Bruising From Blood Pressure Cuff (What Causes It & What To Watch Out For)

The bruises from blood pressure cuffs may be caused by the wrong size of the blood pressure cuff or the fact that whoever strapped it on you did it incorrectly. Remember to watch out for the folding and pinching of your skin under the cuff during fastening.

Acute radial nerve injury could be another possible yet minor complication caused by the blood pressure cuff. The said nerve injury may get reversed through consecutive physical therapy and rehabilitation sessions.

Petechial remains the most common effect of the blood pressure cuff. It appears as reddish dots under the skin. The dots often appear on the hand to which the cuff got fastened. The scenario is brought about by the rupture of weakened capillaries under the skin, causing internal bleeding. Petechial commonly appears in people who have conditions that weaken their blood vessels, such as old age and high blood pressure, among others.

In the recent past, high blood pressure might have become one of the most prevalent complications globally. Lifestyles and habits of the current society play a significant role in promoting this complication that afflicts both young and old alike.

Your blood pressure may be anomalously ranging from elevated to malignancy. Either way, whatever deviation in your blood pressure should be a call for severe medical examination. High blood pressure may be an indicator of some other underlying illness.

For such a decision to be reached, your blood pressure level must be recorded using a blood pressure monitor.

This gadget comes in a separate electronic gadget linked by a cord to a cuff that wraps around your upper arm or forearm during blood pressure level monitoring. A Velcro fastener holds the cuff in place when it is wrapped around your arm.

During the process of recording your blood pressure, the inside layer of the cuff inflates with air. Given that the cuff remains fastened tightly, the incoming air increases the tension.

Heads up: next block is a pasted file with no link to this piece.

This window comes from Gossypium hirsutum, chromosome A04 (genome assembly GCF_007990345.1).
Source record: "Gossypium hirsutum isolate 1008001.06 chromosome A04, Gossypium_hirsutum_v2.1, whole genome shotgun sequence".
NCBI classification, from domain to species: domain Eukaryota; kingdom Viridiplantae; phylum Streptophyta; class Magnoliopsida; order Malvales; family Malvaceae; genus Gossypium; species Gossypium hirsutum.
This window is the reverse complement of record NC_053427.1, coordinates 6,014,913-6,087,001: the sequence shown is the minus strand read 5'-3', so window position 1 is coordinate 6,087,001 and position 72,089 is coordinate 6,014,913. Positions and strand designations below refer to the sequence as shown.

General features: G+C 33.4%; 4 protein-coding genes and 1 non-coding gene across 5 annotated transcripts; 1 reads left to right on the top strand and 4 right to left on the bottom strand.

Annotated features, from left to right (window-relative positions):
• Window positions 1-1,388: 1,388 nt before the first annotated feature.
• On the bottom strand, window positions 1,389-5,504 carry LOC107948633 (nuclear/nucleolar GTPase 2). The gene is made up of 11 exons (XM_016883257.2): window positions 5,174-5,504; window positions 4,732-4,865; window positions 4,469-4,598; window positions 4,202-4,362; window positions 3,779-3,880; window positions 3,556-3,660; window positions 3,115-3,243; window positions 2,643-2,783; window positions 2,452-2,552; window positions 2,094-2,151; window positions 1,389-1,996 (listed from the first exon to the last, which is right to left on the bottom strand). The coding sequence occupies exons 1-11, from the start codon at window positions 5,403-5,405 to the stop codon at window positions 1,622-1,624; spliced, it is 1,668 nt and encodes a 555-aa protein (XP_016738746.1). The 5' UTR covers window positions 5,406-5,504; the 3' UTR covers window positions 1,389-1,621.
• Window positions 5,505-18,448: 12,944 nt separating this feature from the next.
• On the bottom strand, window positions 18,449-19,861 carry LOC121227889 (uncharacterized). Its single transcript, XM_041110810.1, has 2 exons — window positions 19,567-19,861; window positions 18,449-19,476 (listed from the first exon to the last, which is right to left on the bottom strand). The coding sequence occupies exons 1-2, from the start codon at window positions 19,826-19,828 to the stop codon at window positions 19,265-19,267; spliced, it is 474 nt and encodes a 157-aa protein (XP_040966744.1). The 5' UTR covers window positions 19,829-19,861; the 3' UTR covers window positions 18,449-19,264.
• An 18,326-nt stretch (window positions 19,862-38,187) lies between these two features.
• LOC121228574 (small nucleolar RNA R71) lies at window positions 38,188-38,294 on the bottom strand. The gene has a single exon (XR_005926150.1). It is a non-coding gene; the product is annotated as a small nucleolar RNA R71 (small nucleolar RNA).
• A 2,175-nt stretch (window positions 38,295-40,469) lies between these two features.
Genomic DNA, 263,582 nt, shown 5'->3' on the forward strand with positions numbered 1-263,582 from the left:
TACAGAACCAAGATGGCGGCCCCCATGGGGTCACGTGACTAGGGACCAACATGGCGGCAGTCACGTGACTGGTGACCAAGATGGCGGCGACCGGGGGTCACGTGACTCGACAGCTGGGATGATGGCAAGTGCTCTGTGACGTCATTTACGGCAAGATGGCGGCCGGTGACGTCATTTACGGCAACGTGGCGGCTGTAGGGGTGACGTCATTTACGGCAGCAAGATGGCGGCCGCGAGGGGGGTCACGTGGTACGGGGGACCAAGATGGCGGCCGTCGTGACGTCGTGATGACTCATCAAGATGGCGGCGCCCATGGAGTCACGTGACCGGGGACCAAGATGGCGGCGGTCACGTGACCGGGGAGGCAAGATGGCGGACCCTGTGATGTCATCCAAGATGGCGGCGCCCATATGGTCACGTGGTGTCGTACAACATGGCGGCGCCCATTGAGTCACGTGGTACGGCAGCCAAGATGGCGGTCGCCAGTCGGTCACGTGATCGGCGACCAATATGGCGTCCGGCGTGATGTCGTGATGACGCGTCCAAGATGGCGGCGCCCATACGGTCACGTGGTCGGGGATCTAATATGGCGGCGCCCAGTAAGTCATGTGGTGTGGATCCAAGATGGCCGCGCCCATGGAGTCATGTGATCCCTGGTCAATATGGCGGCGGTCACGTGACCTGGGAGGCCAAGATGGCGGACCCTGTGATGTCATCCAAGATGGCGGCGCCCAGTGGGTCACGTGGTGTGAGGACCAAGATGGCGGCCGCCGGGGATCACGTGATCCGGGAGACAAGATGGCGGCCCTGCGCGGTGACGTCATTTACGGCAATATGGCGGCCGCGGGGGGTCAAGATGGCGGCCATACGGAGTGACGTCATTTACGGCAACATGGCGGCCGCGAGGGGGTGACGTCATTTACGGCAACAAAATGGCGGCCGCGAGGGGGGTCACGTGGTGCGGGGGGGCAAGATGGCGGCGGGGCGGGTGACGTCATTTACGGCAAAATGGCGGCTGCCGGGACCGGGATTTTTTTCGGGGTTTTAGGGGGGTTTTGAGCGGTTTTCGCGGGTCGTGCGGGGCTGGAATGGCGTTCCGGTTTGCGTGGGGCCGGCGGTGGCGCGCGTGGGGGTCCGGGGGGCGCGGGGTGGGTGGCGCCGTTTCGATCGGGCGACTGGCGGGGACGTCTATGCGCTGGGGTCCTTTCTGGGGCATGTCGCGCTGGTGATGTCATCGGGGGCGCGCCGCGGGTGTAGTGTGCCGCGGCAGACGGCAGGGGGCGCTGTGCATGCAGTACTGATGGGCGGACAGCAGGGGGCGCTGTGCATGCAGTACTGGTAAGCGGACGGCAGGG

Over time, countless people who have had to undergo the procedure have complained of how uncomfortable it may be. Others have suffered other complications from the cuff of the blood pressure monitor.

Herein, we will discuss the complications that arise from the blood pressure cuff, including bruises. We will discuss the types, causes, and possible medication or remedial measures.

What causes bruising from the blood pressure cuff?

1. Blood pressure cuff size

As much as arms come in different sizes, large, medium, and small, it becomes very instrumental in ensuring that you use the right blood pressure monitor cuff. Because arm lengths and widths differ from person to person, there might be no exact right blood pressure cuff size that medics can recommend.

Even so, specific parameters are used to determine an appropriate size of blood pressure cuff that is least likely to cause you harm or bruises. The blood pressure cuff should cover at least 80% of the arm length between elbow and shoulder.

Concerning width, the blood pressure cuff should have at least 40%of its inflatable part directly in contact with your arm.

But these parameters may not entirely guarantee that you will not experience any bruising. It has been noted that the pressure within the inflated cuff must exceed your systolic blood pressure level to measure it.

If and when your systolic blood pressure is too high, the cuff may be forced to inflate overly and may end up causing pain and possibly bruising your arm.

2. Radial nerve injury

In a regular blood pressure monitoring procedure, the cuff stays on your hand for several minutes. In surgeries and lengthy operation procedures, the blood pressure cuff might have to stay longer around your arm to keep your blood pressure in check all along.

The continued stress on that part of the arm can cause extensive bruising, which clears up shortly after removing the blood pressure cuff.

However, some people have suffered more than just bruising after long periods of the blood pressure cuff.  It is possible to sustain acute radial nerve injury.

The injury causes numbness over the dorsum of the arm and the wrist drop. This numbness is mainly because the wrist and finger extensor muscles have been hurt.

Suffering such an injury might be both painful and grossly uncomfortable, leave alone the time and resources you may have to incur for the extra medication and rehabilitation.

3. Folding of the skin

During the process of strapping a blood pressure cuff around the arm, it may be very instrumental for your doctor or nurse to ensure that no part of your arm’s skin or flesh folds.